Losing a job can be tough. Both on your mental health and your bank account. One way some companies try to cushion the blow: offering severance pay. Sometimes, a severance package can be a gesture of goodwill from your employer. Other times, it can come with strings attached. Like an NDA. Or no future lawsuits against the company. And it's important to know what you're agreeing to before you accept. So we tapped employment attorney and co-owner of Sparks Law Firm, Paige Sparks to learn more. And to get her advice on negotiating and agreeing to a severance package.
What is severance pay?
It’s when your employer agrees to compensate you after your employment ends. Sparks says severance pay is usually offered in cases of mass layoffs, but not always. Sometimes employers also offer severance pay to employees even if they’re at fault for the job loss. That is, unless they’re fired for misconduct.
And the decision to give severance pay is totally up to your employer. Because in most cases it isn’t illegal to let employees go with no severance. Unless it’s required by state law or promised in your employee handbook or contract, which Sparks says doesn’t happen a lot. “Companies can include any severance policies in their handbooks, but I would not say that is something we commonly see,” she explains.
What might be included in a severance package?
Severance pay can be more than a direct deposit. Other benefits you might see in a severance package may include:
Continued health insurance coverage at the same rate
Job placement assistance (career coaching or counseling)
Continued life insurance coverage
Continued company perks (think: employee discounts)
Why do employers offer severance pay, if it isn’t required by law?
For a few reasons. Like, one: To help soften the blow of job loss. Two: To help cushion possible blows to a company’s reputation. And three: Sparks says severance packages are sometimes a way for companies to avoid potential lawsuits down the road.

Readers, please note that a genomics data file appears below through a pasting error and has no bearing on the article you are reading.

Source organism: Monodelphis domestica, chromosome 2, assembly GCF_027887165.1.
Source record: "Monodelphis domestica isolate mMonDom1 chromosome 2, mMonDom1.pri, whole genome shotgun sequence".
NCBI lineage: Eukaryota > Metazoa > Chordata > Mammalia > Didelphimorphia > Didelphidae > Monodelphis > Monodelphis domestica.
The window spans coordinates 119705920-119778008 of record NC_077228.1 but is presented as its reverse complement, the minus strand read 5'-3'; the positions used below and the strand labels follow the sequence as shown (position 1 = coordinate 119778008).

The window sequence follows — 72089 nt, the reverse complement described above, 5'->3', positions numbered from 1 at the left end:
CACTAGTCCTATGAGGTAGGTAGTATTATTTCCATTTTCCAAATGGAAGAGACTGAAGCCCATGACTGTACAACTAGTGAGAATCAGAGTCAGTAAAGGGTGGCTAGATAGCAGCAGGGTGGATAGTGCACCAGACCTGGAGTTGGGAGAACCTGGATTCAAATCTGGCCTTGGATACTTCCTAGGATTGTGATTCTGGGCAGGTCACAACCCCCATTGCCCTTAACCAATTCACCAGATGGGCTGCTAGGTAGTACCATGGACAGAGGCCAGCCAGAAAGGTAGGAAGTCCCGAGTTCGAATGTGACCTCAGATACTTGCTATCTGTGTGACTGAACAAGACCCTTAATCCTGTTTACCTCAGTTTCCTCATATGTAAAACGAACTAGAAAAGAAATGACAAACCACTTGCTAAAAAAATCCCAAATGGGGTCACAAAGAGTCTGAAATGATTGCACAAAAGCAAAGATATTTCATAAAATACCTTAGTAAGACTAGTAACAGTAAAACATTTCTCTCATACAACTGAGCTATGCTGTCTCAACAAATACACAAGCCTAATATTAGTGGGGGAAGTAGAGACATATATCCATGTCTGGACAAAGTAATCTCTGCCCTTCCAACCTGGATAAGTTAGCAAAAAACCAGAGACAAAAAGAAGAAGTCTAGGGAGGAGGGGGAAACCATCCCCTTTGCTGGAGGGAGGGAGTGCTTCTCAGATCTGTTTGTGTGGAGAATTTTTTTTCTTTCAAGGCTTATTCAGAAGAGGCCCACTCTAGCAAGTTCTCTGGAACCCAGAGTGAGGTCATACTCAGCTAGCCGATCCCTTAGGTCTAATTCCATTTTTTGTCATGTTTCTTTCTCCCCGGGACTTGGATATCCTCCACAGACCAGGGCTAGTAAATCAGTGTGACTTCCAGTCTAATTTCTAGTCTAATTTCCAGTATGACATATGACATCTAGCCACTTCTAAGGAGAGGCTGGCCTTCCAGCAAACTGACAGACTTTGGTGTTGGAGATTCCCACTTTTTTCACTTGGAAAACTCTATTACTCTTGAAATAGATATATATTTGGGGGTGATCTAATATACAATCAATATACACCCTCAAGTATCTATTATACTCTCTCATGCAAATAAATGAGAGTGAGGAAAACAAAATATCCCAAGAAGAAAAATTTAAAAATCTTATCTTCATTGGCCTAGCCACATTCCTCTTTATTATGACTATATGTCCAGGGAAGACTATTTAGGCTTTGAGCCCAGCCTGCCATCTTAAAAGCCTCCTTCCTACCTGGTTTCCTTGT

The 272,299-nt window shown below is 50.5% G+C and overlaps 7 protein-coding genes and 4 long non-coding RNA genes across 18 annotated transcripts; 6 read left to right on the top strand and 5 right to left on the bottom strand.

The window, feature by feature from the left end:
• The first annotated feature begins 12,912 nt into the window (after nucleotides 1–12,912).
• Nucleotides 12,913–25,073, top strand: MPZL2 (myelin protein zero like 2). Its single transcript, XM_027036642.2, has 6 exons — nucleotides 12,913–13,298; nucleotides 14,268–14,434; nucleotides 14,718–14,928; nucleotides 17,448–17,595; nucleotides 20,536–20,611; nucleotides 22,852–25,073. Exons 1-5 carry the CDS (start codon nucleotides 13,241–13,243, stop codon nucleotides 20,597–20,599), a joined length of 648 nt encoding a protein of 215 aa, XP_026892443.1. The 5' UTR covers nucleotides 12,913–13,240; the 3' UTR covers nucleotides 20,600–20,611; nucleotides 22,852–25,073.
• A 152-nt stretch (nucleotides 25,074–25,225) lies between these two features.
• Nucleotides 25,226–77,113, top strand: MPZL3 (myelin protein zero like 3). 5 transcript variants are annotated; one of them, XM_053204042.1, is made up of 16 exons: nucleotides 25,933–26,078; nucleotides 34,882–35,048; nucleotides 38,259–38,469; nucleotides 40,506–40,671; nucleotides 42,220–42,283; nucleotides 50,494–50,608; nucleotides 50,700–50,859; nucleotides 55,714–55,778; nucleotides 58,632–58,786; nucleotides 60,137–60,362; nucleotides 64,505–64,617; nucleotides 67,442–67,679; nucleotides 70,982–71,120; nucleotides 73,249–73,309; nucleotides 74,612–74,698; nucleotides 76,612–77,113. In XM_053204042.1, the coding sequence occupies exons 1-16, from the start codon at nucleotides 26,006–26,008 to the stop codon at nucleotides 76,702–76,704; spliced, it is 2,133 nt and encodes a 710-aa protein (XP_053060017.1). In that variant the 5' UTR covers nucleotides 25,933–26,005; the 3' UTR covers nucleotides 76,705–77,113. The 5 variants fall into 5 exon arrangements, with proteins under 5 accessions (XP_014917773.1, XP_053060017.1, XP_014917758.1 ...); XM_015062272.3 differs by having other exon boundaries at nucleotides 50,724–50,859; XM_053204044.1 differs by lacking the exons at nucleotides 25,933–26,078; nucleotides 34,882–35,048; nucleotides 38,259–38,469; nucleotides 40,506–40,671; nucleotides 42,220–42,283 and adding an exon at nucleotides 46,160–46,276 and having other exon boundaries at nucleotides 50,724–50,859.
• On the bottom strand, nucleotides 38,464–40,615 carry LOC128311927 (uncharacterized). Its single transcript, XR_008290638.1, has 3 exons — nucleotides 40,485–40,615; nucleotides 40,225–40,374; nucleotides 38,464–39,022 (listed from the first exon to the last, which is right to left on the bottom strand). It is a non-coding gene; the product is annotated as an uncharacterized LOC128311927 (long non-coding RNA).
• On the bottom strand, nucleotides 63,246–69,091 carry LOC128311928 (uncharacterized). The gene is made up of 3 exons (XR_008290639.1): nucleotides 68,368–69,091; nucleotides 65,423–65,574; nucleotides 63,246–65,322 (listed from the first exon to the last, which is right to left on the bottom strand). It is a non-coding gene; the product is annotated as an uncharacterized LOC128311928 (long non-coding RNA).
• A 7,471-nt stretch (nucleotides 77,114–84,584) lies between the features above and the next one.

Example: If you sign the dotted line before realizing you weren’t paid correctly for overtime, Sparks says you may not be able to sue the company. “The employee wouldn’t be able to participate in that legal claim for this scenario because they have already waived all claims by previously accepting the severance offer,” she notes.
What does a typical severance package look like?
It’s usually based on how long you were with the company before you lost your job.A typical severance package includes one to two weeks of pay for each year you worked for the company. So if you worked for a company for three years, you could expect three to six weeks of severance pay. Sparks explains that benefits like health insurance work a bit differently: “By law, employers of a certain size must offer the opportunity to continue health care coverage under COBRA.” But how long that coverage continues can vary.
Psst…No need to rush your decision, you normally have around 21 days to decide if you want to accept a severance offer.
Can you negotiate severance pay?
Yes. But Sparks warned it’s risky. “Making a counter-offer can legally reject the severance offer and the company could take it off the table altogether,” she says. Meaning, if you choose to negotiate, you should be prepared that you could lose the entire offer. If you’re considering negotiating, it may be a good idea to reach out to an employment attorney.
Is severance pay taxable?
Also yes. Severance pay is taxed for the year you receive your payments. Look out for the exact amount on your W-2 you get from your employer. Unless your severance pay came in a lump sum, you can expect the same tax routine as when you were working. Hint: Lump sum severance payments can put you in a higher tax bracket. Remember to reach out to a tax pro for help if you need extra guidance.
Losing a job is one of life’s grim realities. If this happens to you, know you're not alone. And that you might be offered a severance package to help with the transition. But before you sign the dotted line, make sure you understand what your package includes.
*This is for informational purposes only and is not legal advice. Employment law in each state varies and each person's individual situation is different, so check with a local employment lawyer for any potential legal claims.
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